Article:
At noon, we thought about getting up. “I’m going to try,” Alex said. He stumbled into the kitchen to get some water, and immediately returned, collapsing beside me. “Fuck that shit.”

The whole time, even as I fitfully slept, I couldn’t turn off my brain. I kept imagining the food I had eaten the night before, making myself sick again. I kept remembering all the other times I’ve been sick, in chronological order (when I was four and after having just finished a bath, turning to the side and neatly throwing up in the toilet; when I was 13 and got sick off a bad Italian sub; all the countless times I’ve had the flu and lay on the couch feeling queasy; and of course my bout with deadly Chinese shellfish).

I kept thinking about Mischa Barton’s dead-by-Pine-Sol ghost in The Sixth Sense covered in chunder and saying, “I’m feeling much better now.”

And that scene in the movie version of Flowers in the Attic when little Cory Dollanganger, unknowingly being slowly poisoned to death by his wacko mom, says to his big sister, “Cathy, I have to throw up.” (And by the way, have you seen this movie? It’s awful. I mean, really really bad. Yes, sure, take OUT the incest in the movie version of a trashy incest book! That’s why we read it!)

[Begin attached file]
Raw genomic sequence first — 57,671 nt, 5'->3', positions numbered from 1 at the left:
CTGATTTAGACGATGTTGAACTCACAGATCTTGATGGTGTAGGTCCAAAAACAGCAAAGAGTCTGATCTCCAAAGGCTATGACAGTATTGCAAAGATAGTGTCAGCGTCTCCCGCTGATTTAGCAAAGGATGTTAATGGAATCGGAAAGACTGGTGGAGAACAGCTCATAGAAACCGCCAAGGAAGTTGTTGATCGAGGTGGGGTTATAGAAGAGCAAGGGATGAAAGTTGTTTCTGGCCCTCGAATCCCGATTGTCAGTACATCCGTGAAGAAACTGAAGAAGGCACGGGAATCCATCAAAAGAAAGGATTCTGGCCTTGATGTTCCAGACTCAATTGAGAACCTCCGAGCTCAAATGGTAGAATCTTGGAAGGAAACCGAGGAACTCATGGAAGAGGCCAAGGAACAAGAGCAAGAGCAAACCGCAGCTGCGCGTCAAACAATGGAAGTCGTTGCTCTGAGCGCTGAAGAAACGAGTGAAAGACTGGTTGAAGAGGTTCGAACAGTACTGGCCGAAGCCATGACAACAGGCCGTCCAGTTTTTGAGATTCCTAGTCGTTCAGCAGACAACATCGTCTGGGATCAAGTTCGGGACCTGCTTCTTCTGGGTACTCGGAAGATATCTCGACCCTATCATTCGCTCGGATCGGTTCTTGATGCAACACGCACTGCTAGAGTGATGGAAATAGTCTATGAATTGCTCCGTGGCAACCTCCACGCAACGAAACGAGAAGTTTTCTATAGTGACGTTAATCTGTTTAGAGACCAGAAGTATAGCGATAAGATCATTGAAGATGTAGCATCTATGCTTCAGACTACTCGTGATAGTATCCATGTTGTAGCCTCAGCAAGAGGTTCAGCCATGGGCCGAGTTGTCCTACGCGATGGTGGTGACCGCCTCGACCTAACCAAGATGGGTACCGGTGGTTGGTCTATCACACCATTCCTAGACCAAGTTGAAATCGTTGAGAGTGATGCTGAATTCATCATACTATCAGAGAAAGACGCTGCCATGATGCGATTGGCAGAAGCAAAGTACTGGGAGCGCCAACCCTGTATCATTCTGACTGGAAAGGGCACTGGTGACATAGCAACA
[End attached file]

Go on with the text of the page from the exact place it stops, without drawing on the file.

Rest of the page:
As well as that scene in Nothing’s Fair in Fifth Grade when Jenny slumps on the bathroom floor sweating after having blown her chicken dinner, and her mother comes in saying (guiltily because they’ve just had a fight), “Oh, honey, you’re sick!” and then her mother takes care of her till she collapses from exhaustion, and I kept thinking, I want my mom too.



Because with both Alex and me lying moaning in bed (and not in a good way), we had no one to take care of us.

No one to run out and get us Pepto-Bismol.

No one to mash up aspirin and put it in a spoonful of orange juice.

No one to refill our glasses of ginger ale.

Of course I haven’t lived with my mother in quite in some time, but I used to live in New York, just an hour’s train ride from my parents’ house in New Jersey, and now I live in San Francisco, three thousand miles away.

Normally, Alex and I are good at taking care of each other, but now we were both incapacitated.

“I’ll get you ginger ale,” he mumbled before passing out again.